6. ^ Villarreal, Alex (February 11, 2014). "Former Child Star Shirley Temple Dies at 85". www.voanews.com. Voice of America. Retrieved November 20, 2020.
  7. ^ Blair, Elizabeth (February 14, 2014). "Shirley Temple And Bojangles: Two Stars, One Lifelong Friendship". NPR.org. Retrieved November 20, 2020.
  8. ^ Kollatz Jr., Harry (April 9, 2014). "Boundary Crashers". Richmond Magazine. Retrieved December 18, 2020.
  9. ^ Lennon, Troy (May 25, 2018). "Bill 'Bojangles' Robinson danced his way between African-Americans and whites". The Daily Telegraph. Retrieved December 18, 2020.
  10. ^ Solomon, Aubrey (2002). Twentieth Century-Fox: A Corporate and Financial History. Rowman & Littlefield. p. 29. ISBN 9780810842441.
  11. ^ a b Hjelmgaard, Kim; Strauss, Gary (February 11, 2014). "Shirley Temple, a Hollywood superstar as a child, dies at 85". USA Today. Retrieved November 21, 2020.
  12. ^ "Top Ten Stars". Motion Picture Herald. Quigley Publishing Company. 235: 10. 1966. ...and tied only by Shirley Temple, 1935-6-7-8.
  13. ^ "11th Academy Awards". Oscars.org. Archived from the original on July 6, 2011. Retrieved July 6, 2011.
  14. ^ Black 1988, p. 72.
  15. ^ "Shirley Temple". Hollywood Walk of Fame. Retrieved November 8, 2020.
  16. ^ "Shirley Temple's Storybook". Retrieved November 20, 2020.
  17. ^ "Shirley Jane Temple Black – People – Department History – Office of the Historian". history.state.gov. Retrieved November 20, 2020.
  18. ^ "Red Haired Alibi". catalog.afi.com. Retrieved November 20, 2020.
  19. ^ "Out All Night". AFI Catalog of Featured Films. Retrieved November 20, 2020.
  20. ^ "To the Last Man". AFI Catalog of Featured Films. Retrieved November 20, 2020.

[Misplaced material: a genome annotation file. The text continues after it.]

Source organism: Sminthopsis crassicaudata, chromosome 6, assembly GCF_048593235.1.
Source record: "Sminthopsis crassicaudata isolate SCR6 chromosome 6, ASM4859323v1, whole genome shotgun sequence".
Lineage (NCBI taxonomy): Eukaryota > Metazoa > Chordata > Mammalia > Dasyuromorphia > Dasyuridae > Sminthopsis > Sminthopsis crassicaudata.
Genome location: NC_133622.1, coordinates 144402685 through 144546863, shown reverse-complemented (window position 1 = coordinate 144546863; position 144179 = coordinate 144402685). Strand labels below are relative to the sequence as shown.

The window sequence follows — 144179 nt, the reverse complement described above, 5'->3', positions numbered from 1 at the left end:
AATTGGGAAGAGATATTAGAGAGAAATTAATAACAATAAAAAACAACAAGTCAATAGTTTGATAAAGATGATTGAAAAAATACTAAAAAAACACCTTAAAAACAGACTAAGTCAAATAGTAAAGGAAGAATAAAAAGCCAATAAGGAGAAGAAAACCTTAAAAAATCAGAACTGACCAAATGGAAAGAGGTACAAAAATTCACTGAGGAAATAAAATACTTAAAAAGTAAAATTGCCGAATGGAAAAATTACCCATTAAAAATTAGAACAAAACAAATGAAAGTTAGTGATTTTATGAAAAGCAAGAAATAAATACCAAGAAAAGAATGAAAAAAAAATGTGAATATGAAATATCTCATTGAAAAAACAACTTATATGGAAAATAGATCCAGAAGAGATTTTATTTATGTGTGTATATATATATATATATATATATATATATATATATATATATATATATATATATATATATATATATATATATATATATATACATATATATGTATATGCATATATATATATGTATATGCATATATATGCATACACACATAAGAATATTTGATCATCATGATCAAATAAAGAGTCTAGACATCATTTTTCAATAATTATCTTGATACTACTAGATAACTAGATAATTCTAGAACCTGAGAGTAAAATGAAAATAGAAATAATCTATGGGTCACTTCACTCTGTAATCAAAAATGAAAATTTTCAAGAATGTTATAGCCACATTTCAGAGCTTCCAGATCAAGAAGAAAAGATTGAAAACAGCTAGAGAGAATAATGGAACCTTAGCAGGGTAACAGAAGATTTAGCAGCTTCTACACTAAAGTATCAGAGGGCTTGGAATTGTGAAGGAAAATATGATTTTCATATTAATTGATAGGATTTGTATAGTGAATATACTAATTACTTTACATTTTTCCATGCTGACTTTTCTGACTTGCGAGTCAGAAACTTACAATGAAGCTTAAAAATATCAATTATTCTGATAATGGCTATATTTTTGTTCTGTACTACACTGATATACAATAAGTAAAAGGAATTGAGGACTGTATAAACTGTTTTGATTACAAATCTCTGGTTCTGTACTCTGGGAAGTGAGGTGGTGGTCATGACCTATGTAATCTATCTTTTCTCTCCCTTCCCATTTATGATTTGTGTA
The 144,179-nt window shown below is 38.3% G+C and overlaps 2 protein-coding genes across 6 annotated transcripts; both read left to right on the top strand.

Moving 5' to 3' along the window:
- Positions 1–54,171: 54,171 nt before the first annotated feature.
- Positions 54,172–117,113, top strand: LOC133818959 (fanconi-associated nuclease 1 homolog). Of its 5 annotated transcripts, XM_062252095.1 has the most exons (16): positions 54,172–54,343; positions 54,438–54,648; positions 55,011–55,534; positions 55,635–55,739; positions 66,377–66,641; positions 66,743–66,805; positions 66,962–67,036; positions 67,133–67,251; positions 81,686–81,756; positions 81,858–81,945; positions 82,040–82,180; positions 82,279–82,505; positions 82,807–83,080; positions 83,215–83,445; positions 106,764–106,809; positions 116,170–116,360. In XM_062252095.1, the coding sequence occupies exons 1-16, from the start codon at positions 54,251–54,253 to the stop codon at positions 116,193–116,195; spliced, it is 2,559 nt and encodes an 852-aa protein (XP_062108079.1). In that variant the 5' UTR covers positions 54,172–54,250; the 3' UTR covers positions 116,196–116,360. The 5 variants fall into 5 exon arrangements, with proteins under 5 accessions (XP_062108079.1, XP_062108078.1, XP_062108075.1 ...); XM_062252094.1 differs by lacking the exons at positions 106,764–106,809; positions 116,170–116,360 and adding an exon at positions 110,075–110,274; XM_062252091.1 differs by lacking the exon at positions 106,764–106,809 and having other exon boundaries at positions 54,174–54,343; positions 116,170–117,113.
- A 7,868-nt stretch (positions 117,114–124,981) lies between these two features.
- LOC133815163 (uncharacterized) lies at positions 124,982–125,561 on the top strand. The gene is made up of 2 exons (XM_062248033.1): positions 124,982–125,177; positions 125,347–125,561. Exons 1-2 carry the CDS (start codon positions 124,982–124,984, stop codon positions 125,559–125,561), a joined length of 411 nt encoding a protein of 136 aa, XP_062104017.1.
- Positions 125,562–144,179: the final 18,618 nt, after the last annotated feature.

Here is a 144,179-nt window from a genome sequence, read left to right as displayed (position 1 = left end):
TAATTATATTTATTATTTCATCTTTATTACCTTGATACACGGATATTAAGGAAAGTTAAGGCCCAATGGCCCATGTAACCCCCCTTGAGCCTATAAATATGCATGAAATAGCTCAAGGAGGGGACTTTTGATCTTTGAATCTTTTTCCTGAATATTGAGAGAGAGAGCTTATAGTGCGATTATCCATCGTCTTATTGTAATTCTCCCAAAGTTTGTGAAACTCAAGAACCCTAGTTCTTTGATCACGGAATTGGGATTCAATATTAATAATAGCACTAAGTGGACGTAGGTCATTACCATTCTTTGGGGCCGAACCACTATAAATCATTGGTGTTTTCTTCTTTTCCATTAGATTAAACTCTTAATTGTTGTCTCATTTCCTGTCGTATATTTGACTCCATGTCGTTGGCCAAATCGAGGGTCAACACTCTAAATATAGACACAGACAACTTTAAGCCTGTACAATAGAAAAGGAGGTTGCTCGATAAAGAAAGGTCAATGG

21. ^ "Carolina". AFI Catalog of Featured Films. Retrieved November 20, 2020.
  22. ^ "As the Earth Turns (1934)". Letterboxd. Retrieved November 20, 2020.
  23. ^ "Stand Up and Cheer". catalog.afi.com. Retrieved November 20, 2020.
  24. ^ "Baby Take a Bow". AFI Catalog of Featured Films. Retrieved November 20, 2020.
  25. ^ "Bright Eyes". AFI Catalog of Featured Films. Retrieved November 20, 2020.
  26. ^ "Change of Heart". AFI Catalog of Featured Films. Retrieved November 20, 2020.
  27. ^ "Little Miss Marker". AFI Catalog of Featured Films. Retrieved November 20, 2020.
  28. ^ "Now I'll Tell". UCLA Film and Television Archive. Retrieved November 16, 2020.
  29. ^ "Now and Forever". AFI Catalog of Featured Films. Retrieved November 20, 2020.
  30. ^ "George White's Scandals (1934 film)". UCLA Film & Television Archive. Comedy House, Legend Films. Retrieved November 20, 2020.
  31. ^ "The Little Colonel". AFI Catalog of Featured Films. Retrieved November 20, 2020.
  32. ^ "Our Little Girl". AFI Catalog of Featured Films. Retrieved November 20, 2020.
  33. ^ "Curly Top". AFI Catalog of Featured Films. Retrieved November 20, 2020.
  34. ^ "The Littlest Rebel". AFI Catalog of Featured Films. Retrieved November 20, 2020.
  35. ^ "Captain January". AFI Catalog of Featured Films. Retrieved November 20, 2020.
  36. ^ "Poor Little Rich Girl". AFI Catalog of Featured Films. Retrieved November 20, 2020.
  37. ^ "Dimples". AFI Catalog of Featured Films. Retrieved November 20, 2020.